It was the summer of 1969.
Hippies were groovin' at "An Aquarian Exposition in White Lake, N.Y.", better known as Woodstock.
Three fellas who had trained in Houston took a different kind of trip that culminated in a giant leap for mankind.
And the front page of the Fort Worth Star-Telegram proclaimed to the world: "Fishy Man-Goat Terrifies Couples Parked at Lake Worth."
Apparently the creature had read Andy Warhol's recent pronouncement that, "In the future, everyone will be world-famous for fifteen minutes," and decided to get his. The Lake Worth Monster was on the scene.
Here's an eyewitness account, as told to the Star-Telegram reporter:
"We were driving around trying to find it, when we heard it squalling. We heard it before we saw it. I saw it come across the road and I tried to take a picture of it but the flash didn't work. I took another picture but I don't know if I got anything because I was too busy rolling up my window. We watched him run up and down a bluff for a while and other cars arrived. There must have been 30 or 40 people watching him. Well, some of them thought they would get mean with the thing, but about that time, it got hold of a spare tire that had a rim in it and threw it at our cars. He threw it more than 500 feet and it was coming so fast that everyone took off. Everybody jumped back in their cars."
It was described as having both fur and scales, an ape-like body, a long neck, and the head of a goat or dog. People offered all kinds of explanations for what it was: mangy bear, a gorilla badly burned in a circus fire, a moon creature scared down to Earth by the astronauts.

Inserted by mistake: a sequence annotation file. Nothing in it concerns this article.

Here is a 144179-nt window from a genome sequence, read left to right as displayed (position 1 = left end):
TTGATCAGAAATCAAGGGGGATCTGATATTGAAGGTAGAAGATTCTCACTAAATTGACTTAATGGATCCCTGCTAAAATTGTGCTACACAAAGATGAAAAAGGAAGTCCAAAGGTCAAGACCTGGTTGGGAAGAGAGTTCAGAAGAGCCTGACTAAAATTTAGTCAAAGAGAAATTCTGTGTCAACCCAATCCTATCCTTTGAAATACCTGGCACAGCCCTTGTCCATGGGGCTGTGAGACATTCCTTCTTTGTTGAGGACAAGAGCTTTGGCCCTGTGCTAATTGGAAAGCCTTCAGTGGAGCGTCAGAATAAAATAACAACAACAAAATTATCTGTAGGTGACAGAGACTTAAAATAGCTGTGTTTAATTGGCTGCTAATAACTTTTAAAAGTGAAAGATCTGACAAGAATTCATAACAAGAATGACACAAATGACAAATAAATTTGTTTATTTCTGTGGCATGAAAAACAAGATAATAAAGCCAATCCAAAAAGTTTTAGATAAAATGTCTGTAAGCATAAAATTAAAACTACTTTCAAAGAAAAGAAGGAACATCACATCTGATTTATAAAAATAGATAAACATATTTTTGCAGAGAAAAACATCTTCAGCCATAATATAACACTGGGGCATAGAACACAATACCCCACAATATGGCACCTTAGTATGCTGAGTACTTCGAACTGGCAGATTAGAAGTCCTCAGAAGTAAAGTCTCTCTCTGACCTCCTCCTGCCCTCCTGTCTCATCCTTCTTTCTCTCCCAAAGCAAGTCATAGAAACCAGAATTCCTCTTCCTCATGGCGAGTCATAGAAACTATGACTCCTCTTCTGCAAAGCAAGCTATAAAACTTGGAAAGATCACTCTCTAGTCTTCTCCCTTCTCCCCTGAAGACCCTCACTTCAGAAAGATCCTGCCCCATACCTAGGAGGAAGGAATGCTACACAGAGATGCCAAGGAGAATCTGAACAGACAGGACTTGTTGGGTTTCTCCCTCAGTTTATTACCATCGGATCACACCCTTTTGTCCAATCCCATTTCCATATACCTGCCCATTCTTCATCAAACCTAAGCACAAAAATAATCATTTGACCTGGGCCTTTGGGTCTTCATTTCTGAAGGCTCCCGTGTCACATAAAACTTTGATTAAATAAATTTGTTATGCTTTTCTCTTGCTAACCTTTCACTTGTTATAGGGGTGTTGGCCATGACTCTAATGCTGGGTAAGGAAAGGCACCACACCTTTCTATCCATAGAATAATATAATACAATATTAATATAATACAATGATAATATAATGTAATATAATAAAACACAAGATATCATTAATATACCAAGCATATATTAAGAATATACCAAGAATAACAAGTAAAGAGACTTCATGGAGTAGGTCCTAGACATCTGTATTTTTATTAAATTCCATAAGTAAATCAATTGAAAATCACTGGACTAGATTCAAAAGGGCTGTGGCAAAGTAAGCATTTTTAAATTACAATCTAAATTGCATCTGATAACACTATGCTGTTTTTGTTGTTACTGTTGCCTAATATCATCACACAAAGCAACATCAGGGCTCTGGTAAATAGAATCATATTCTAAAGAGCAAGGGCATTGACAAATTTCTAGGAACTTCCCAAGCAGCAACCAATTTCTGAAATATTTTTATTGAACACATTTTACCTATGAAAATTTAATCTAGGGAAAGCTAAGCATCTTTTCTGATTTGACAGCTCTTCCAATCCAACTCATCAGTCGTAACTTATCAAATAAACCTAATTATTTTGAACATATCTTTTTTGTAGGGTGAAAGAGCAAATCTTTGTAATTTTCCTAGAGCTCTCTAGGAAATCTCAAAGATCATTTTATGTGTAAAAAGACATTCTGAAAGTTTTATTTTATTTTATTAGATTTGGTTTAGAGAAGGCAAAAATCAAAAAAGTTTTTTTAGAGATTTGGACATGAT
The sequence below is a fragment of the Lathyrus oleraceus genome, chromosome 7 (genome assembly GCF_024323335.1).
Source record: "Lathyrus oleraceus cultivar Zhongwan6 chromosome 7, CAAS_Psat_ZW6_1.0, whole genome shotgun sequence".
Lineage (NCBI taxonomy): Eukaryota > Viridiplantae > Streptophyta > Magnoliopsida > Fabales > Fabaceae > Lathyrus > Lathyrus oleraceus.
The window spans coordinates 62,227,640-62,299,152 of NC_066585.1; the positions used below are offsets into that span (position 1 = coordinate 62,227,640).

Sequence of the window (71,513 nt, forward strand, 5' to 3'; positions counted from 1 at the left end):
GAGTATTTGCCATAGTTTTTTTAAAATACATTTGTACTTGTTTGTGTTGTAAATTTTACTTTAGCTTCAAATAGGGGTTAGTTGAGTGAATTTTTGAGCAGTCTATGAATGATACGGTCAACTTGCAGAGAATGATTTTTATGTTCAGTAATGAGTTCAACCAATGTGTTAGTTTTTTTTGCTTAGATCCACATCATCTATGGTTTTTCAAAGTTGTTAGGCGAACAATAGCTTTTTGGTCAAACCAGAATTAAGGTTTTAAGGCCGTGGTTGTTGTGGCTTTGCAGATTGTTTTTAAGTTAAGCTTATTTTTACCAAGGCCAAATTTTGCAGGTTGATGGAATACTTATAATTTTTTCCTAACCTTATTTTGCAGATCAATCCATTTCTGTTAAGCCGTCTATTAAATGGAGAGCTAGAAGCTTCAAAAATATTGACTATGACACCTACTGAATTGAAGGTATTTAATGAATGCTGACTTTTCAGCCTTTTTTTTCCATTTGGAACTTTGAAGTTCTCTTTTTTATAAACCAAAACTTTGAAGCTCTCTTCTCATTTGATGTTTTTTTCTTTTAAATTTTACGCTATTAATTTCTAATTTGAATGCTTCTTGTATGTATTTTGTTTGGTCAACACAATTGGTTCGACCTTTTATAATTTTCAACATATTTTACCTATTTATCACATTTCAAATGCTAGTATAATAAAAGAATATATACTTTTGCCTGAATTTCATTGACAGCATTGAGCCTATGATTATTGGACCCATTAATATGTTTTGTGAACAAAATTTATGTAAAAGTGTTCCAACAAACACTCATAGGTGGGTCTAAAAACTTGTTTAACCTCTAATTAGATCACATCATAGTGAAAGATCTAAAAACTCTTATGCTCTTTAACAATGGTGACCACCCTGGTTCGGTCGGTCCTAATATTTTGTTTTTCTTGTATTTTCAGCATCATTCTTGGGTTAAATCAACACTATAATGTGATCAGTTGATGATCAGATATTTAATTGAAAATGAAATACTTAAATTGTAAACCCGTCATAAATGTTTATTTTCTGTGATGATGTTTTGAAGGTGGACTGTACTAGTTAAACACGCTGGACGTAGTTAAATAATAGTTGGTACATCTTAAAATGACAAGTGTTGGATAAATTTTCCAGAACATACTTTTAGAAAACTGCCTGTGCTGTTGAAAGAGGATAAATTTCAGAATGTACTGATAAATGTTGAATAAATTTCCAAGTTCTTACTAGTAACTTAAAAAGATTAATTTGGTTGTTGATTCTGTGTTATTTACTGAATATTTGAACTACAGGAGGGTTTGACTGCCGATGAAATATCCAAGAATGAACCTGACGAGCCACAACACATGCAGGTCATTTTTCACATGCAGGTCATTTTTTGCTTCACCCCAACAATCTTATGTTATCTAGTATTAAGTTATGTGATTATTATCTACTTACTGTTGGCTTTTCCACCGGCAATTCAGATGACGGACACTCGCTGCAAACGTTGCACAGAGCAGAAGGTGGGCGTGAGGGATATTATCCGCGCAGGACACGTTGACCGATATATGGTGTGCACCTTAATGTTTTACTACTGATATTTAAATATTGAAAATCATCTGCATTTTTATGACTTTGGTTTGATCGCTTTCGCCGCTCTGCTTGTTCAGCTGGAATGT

Author Sallie Anne Clarke in her book, The Lake Worth Monster, describes her personal encounter with it:
"It was a goat-fish-man. I'm sure it stood about six feet and nine inches tall and was undressed (It didn't have any clothes on). It looked like it weighed 250 or 260 pounds. It was the most pathetic sound I have ever heard. It went Grrrrrr, Brrr, Yeeeepe, Yuuuuuuuuuuu, and sounded almost as if it would cry any minute from the great pain it was in."
There were also reports of sheep being killed and mangled, heads bent back until their chins touched the middle of their backs, skulls and throats crushed.
Sitings went on for a month or so, then stopped. Rumors around the police station said it had been a bunch of high school pranksters who had modified an old gorilla suit. They had agreed to stop the shenanigans and the cops decided to act like nothing ever happened.
In 2009, a local Fort Worth man admitted to reporters that he had been involved in the incident. He said they had rolled a tire down the hill towards a crowd of about forty people (including sheriff's deputies), and that it "looked like a toss because there was a “bump” toward the bottom of the bluff wall that served as a ramp and sent the tire airborne."
Still doesn't explain the sheep.